- In our view, this overshoot could be as much as 1pp (for more details, please read our article entitled Portugal: Walking on Thin Ice, published in last week’s Market Mover).
- Portuguese constitutional court rules 13th- and 14th-month pay cuts for civil servants and pensioners are unconstitutional: Yesterday, the Portuguese constitutional court ruled that the wage and pension cuts implemented by the government for 2012 and 2013 were unconstitutional, arguing that the move prevented the equal treatment of all citizens. The court added, however, that the measure can still be applied for 2012, as its cancellation at this stage could have severe consequences for the national deficit target. For 2013, however, other measures will have to be found to replace the cuts.
- Note that the government expected to save close to EUR 1bn (0.6% of GDP) with these cuts and, according to comments made yesterday by the Portuguese prime minister, it could be replaced by similar measures applicable to all taxpayers. One option would be a repeat of the tax increase implemented last year that was equivalent to half of the Christmas pay of all workers. However, this revenues generated would fall short of the EUR 1bn objective, so a more substantial tax increase, equivalent to a full month’s pay would probably be needed.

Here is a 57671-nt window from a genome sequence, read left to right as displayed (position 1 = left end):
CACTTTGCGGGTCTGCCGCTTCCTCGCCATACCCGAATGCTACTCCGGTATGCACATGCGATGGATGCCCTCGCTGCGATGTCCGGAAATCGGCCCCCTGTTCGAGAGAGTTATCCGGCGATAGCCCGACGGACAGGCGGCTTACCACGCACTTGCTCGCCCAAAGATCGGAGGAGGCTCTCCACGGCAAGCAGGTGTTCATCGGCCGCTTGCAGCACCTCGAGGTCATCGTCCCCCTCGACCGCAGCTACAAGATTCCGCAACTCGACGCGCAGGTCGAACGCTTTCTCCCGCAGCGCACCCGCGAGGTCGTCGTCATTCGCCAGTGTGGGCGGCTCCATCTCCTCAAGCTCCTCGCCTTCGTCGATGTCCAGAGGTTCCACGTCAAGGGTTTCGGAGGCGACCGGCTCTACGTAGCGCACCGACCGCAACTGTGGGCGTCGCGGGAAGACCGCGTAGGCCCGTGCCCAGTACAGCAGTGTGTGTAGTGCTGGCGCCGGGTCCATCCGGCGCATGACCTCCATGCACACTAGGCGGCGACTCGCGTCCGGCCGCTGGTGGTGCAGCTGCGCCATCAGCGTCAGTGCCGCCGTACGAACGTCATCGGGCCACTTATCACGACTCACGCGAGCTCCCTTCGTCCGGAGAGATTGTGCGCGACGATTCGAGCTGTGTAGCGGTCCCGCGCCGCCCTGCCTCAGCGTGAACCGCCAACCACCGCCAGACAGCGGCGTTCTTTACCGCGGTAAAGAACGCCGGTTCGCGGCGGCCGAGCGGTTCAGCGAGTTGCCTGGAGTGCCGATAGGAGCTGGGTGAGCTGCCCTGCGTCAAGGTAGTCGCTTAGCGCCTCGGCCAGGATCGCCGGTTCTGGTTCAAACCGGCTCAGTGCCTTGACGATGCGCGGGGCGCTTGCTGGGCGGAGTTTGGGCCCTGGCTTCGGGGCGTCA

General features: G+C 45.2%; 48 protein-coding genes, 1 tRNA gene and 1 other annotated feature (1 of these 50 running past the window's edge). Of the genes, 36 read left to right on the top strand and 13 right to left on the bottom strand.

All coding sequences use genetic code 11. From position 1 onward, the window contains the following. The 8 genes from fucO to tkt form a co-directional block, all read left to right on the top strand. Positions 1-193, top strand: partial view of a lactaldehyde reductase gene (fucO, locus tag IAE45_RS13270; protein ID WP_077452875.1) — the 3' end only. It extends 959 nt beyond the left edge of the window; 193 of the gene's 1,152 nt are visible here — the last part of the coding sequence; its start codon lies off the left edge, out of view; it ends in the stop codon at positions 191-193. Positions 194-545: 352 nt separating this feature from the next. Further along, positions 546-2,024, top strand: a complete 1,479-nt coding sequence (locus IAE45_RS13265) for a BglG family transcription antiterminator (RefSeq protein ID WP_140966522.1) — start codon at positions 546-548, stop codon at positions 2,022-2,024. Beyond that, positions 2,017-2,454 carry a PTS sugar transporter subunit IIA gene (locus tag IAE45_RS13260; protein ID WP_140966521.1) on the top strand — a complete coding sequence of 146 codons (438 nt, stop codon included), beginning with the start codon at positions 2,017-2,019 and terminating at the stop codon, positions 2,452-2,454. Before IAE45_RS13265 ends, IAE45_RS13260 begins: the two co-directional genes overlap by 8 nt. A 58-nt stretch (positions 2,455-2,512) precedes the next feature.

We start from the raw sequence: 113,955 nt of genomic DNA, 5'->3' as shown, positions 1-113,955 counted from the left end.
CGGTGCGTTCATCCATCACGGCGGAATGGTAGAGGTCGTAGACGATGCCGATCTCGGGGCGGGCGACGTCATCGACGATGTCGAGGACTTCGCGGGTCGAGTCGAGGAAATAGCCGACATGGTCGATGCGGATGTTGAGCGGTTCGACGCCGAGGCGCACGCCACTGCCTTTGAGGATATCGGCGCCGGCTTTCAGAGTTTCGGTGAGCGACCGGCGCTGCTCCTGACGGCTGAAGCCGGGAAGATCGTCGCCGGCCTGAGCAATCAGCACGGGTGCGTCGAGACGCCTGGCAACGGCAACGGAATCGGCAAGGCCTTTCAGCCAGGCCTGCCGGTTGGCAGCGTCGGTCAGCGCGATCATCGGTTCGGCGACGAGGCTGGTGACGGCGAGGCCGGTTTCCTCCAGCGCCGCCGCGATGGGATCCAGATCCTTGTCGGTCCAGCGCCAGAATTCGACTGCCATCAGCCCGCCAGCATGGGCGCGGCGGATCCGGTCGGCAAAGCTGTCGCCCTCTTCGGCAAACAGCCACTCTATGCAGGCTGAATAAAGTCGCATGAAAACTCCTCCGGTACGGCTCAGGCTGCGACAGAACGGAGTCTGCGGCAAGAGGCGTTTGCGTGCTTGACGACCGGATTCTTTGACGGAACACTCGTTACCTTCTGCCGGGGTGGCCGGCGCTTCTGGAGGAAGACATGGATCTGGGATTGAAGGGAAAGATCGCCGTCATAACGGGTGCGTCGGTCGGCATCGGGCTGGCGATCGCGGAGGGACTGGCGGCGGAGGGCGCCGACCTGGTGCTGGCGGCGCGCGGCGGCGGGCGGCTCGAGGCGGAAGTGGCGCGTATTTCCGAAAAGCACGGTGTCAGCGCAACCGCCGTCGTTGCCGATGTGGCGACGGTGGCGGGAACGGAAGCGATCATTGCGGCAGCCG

- This option would carry political costs, however. The Portuguese deficit will be above target for this year, and despite some leeway from the Troika, further measures will probably need to be taken already in 2012 and 2013, making broad political backing for further tax increases more difficult to achieve.
- New Greek prime minister has his first meeting with the Troika: Greek Prime Minister Antonis Samaras “repeated the basic positions regarding the future of the Greek economy as set out in his letter to leaders of the eurozone attending the recent EU summit (where he asked for some “necessary modifications”)”, according to a statement released by his office, after the prime minister’s first meeting with the Troika. He added that the government is “determined to proceed more effectively with fiscal adjustment and to speed up structural reform in order to ensure economic recovery, create jobs and secure social cohesion”.